Don't miss Ross King's fascinating book!
"Brunelleschi's Dome" is the story of how a Renaissance genius bent men, materials, and the very forces of nature to build an architectural wonder we continue to marvel at today. Denounced at first as a madman, Brunelleschi was celebrated at the end as a genius. He engineered the perfect placement of brick and stone, built ingenious hoists and cranes (among some of the most renowned machines of the Renaissance) to carry an estimated 70 million pounds hundreds of feet into the air, and designed the workers' platforms and routines so carefully that only one man died during the decades of construction--all the while defying those who said the dome would surely collapse and his own personal obstacles that at times threatened to overwhelm him. This drama was played out amid plagues, wars, political feuds, and the intellectual ferments of Renaissance Florence-- events Ross King weaves into the story to great effect, from Brunelleschi's bitter, ongoing rivalry with the sculptor Lorenzo Ghiberti to the near catpure of Florence by the Duke of Milan. King also offers a wealth of fascinating detail that opens windows onto fifteenth-century life: the celebrated traditions of the brickmaker's art, the daily routine of the artisans laboring hundreds of feet above the ground as the dome grew ever higher, the problems of transportation, the power of the guilds." - Publisher Marketing
Meet the Author: Ross King
Ross King is the author of the "New York Times" bestsellers "Michelangelo and the Pope's Ceiling" and "Brunelleschi's Dome" as well as several novels. Born and raised in Canada, he lives outside Oxford, England.
Find Ross online: rosskingbooks.com
Beginning in 1912, Defiant Spirits traces the artistic development of Tom Thomson and the future members of the Group of Seven, Franklin Carmichael, Lawren Harris, A. Y. Jackson, Franz Johnston, Arthur Lismer, J. E. H. MacDonald, and Frederick Varley, over a dozen years in Canadian history.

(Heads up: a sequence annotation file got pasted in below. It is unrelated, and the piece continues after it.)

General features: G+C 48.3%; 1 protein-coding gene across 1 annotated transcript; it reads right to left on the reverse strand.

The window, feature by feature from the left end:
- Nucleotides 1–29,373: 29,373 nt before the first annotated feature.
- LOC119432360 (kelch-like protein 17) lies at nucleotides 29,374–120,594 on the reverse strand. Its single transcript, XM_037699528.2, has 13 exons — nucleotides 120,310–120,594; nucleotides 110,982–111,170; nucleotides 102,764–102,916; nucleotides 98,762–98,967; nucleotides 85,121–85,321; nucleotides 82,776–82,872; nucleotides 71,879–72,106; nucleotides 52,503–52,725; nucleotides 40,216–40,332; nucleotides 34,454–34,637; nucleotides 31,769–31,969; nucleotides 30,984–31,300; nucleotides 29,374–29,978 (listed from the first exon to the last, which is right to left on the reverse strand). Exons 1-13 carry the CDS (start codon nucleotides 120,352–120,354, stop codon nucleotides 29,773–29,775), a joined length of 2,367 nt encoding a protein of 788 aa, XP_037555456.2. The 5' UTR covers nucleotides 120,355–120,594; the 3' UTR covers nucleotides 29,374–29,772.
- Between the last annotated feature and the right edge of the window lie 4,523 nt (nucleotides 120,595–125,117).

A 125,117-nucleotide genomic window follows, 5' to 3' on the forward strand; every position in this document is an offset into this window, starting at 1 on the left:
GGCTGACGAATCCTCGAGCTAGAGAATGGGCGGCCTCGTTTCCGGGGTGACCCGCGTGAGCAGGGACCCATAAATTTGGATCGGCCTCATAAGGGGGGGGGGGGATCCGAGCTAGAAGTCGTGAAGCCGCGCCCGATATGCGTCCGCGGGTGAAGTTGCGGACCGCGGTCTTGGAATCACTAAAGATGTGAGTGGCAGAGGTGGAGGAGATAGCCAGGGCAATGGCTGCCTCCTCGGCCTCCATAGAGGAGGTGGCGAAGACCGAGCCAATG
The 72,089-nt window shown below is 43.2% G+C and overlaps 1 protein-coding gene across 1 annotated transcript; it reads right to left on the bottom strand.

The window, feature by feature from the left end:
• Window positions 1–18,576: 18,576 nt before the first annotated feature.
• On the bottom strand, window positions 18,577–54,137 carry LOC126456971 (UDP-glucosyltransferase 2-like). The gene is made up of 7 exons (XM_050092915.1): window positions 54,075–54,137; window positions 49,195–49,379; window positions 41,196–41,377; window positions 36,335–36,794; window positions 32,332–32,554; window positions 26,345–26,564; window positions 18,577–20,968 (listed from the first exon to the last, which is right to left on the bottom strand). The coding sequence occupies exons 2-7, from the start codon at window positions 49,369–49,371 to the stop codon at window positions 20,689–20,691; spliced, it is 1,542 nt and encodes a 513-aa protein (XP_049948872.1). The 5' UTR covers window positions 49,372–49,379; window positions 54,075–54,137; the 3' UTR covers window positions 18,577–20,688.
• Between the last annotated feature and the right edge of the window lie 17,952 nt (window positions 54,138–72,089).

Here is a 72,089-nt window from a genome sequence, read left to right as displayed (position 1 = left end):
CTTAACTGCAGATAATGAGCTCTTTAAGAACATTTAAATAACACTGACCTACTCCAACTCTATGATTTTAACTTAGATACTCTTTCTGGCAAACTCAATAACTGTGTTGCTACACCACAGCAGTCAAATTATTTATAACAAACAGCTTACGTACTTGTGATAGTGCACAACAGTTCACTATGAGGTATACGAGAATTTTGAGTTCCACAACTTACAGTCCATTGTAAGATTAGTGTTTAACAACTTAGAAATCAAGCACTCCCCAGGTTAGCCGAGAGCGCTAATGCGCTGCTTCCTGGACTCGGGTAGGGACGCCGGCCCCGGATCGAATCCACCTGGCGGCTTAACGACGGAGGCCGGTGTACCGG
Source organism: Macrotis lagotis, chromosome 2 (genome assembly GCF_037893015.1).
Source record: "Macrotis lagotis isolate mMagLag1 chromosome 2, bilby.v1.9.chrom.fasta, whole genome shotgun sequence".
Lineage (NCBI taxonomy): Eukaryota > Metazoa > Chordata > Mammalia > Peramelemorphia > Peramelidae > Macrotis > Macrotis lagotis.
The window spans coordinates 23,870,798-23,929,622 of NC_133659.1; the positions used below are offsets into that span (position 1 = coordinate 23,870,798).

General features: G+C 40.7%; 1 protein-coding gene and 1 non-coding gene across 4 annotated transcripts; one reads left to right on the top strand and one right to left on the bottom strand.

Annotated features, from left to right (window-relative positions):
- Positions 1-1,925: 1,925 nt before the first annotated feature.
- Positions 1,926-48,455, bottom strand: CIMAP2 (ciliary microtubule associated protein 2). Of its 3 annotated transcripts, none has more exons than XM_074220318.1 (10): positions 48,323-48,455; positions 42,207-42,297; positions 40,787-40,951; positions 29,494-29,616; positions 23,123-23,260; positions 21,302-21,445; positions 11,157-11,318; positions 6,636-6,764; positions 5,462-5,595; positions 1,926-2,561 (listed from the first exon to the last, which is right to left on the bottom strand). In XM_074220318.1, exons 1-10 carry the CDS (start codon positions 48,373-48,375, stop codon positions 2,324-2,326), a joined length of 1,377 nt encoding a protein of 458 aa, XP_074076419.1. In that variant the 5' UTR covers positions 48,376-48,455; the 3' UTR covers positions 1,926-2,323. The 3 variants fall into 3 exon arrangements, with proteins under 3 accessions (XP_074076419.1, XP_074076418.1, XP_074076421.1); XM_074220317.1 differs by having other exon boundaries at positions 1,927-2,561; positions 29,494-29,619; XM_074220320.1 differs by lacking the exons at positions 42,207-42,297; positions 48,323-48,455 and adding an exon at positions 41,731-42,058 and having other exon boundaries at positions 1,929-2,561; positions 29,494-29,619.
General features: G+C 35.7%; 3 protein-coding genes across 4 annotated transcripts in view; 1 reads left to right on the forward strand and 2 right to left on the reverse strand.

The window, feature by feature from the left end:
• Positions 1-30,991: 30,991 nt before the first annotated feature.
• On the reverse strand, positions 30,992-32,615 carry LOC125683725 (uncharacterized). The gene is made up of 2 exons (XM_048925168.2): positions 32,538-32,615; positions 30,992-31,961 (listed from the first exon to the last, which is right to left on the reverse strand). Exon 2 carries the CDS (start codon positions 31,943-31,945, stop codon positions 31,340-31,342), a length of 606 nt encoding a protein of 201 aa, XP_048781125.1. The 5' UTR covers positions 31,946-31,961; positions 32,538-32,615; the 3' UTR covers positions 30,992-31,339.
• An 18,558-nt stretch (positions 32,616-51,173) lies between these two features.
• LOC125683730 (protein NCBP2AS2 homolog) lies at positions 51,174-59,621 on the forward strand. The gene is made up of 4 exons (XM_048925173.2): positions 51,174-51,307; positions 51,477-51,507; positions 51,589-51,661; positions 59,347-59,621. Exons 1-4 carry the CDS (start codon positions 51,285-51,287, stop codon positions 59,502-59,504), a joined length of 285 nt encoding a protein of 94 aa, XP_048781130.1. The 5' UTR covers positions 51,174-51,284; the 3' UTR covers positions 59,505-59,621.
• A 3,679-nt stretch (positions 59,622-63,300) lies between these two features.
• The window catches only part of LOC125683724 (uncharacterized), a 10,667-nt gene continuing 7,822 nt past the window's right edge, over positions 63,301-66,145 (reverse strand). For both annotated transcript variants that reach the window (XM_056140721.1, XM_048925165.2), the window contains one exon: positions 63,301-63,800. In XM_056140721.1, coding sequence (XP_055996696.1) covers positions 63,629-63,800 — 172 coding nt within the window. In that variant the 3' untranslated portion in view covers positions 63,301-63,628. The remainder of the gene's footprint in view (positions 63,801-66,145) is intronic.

Part of the acclaimed Eminent Lives series, Machiavelli is a superb portrait of the brilliant and revolutionary political philosopher--history's most famous theorist of "warfare, terror, murder, and bloodshed"--and the age he embodied.
While the Civil War raged in America, another revolution took shape across the Atlantic, in the studios of Paris: The artists who would make Impressionism the most popular art form in history were showing their first paintings amidst scorn and derision from the French artistic establishment. Indeed, no artistic movement has ever been quite so controversial.
In 1508, despite strong advice to the contrary, the powerful Pope Julius II commissioned Michelangelo Buonarroti to paint the ceiling of the newly restored Sistine Chapel in Rome.
A cryptic summons to a remote country house launches Isaac Inchbold, a London bookseller and antiquarian, on an odyssey through seventeenth-century Europe. Charged with the task of restoring a magnificent library destroyed by the war, Inchbold moves between Prague and the Tower Bridge in London, his fortunes--and his life--hanging on his ability to recover a missing manuscript.
Ross King's delightful, Rabelaisian novel recounts the adventures of young George Cautley, an aspiring artist who, as he makes his way through London's high society, finds that nothing is as it seems and everyone wears a disguise.